Sunday July 09, 2017
Pain for pleasure: the ecstatic, mind-altering spice of hot peppers
more stories from this episode
- What happens when a staunch anti-drugger falls, breaks her back and ends up in chronic pain
- Marina Abramović cuts, slaps and whips to conquer pain
- The original pain: Childbirth with or without drugs?
- Pain on par with love, hope and being alive
- "It was a focused pain": Why one woman used to harm herself
- Pain for pleasure: the ecstatic, mind-altering spice of hot peppers
- How painful rituals bring people together
- How one listener found meaning in her arthritis pain
- Full Episode
Danny Chau loves spicy food. Inspired by his father's habit of nibbling Thai chili peppers, he began experimenting with spice at a very early age.
After years of training, Chau looks for more than just a kick of spice. He wants spice so extreme it "changes you in the moment."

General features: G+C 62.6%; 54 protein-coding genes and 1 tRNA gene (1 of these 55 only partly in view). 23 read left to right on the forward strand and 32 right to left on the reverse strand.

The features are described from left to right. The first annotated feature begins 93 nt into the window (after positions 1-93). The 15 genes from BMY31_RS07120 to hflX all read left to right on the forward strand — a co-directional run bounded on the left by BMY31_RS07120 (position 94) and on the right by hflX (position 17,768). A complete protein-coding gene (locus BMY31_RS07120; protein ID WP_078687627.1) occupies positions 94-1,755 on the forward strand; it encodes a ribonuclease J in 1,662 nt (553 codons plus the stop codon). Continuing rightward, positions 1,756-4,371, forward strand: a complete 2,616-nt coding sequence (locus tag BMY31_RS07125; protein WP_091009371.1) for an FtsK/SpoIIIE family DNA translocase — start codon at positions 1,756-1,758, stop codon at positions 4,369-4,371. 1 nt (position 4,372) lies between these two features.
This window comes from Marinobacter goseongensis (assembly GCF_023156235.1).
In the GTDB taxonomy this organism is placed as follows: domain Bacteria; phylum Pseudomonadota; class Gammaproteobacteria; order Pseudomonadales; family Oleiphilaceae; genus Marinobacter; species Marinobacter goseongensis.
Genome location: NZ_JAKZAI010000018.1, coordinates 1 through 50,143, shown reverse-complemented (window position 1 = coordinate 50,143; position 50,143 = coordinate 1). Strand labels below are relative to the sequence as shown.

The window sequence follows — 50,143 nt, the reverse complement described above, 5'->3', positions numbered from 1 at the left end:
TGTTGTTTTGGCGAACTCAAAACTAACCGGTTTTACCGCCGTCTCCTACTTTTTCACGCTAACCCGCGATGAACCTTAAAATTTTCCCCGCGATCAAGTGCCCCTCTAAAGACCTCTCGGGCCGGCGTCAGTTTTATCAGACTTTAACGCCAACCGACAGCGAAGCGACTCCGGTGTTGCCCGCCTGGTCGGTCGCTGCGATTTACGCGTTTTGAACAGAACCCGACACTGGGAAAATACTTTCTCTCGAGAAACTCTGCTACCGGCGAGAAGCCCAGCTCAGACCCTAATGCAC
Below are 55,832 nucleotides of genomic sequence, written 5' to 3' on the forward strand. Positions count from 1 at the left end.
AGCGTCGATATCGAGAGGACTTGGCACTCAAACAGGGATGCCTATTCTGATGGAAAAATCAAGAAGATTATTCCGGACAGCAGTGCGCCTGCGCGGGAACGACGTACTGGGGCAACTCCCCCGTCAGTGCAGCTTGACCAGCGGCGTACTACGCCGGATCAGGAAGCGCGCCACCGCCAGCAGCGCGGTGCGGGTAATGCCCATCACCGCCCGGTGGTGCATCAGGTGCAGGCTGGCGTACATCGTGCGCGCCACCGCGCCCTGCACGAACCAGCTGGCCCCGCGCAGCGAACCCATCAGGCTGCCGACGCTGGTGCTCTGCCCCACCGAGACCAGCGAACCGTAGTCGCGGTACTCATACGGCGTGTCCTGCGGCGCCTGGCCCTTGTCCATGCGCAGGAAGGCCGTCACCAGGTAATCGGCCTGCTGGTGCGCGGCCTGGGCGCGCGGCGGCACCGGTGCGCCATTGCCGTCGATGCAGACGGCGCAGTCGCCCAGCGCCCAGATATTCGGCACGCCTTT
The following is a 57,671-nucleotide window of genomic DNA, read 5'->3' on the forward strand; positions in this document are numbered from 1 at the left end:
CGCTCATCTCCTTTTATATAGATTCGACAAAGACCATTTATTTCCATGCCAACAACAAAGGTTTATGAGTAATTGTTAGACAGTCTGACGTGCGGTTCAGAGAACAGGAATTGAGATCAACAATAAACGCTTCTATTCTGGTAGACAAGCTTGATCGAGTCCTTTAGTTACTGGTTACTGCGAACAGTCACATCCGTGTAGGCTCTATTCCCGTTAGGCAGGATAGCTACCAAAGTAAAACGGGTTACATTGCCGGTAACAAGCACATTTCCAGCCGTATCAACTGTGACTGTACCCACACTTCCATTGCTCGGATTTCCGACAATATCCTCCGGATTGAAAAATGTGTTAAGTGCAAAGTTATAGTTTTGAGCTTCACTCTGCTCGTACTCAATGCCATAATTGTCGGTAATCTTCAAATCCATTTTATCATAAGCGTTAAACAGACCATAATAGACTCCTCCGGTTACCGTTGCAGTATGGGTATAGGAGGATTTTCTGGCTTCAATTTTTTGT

His quest for spice-induced bliss led him to the Carolina Reaper. It's the world's hottest chili pepper and about 250 times hotter than a jalapeño.
"You're basically telling your body that you pretty much set yourself on fire," he says, "The brain is trying to release its endorphins...essentially to make yourself feel better. And so in that weird space between pain and pleasure you kind of feel loopy. It's almost this weird sense of serenity once the pain has started to subside."
This story originally aired on November 12, 2016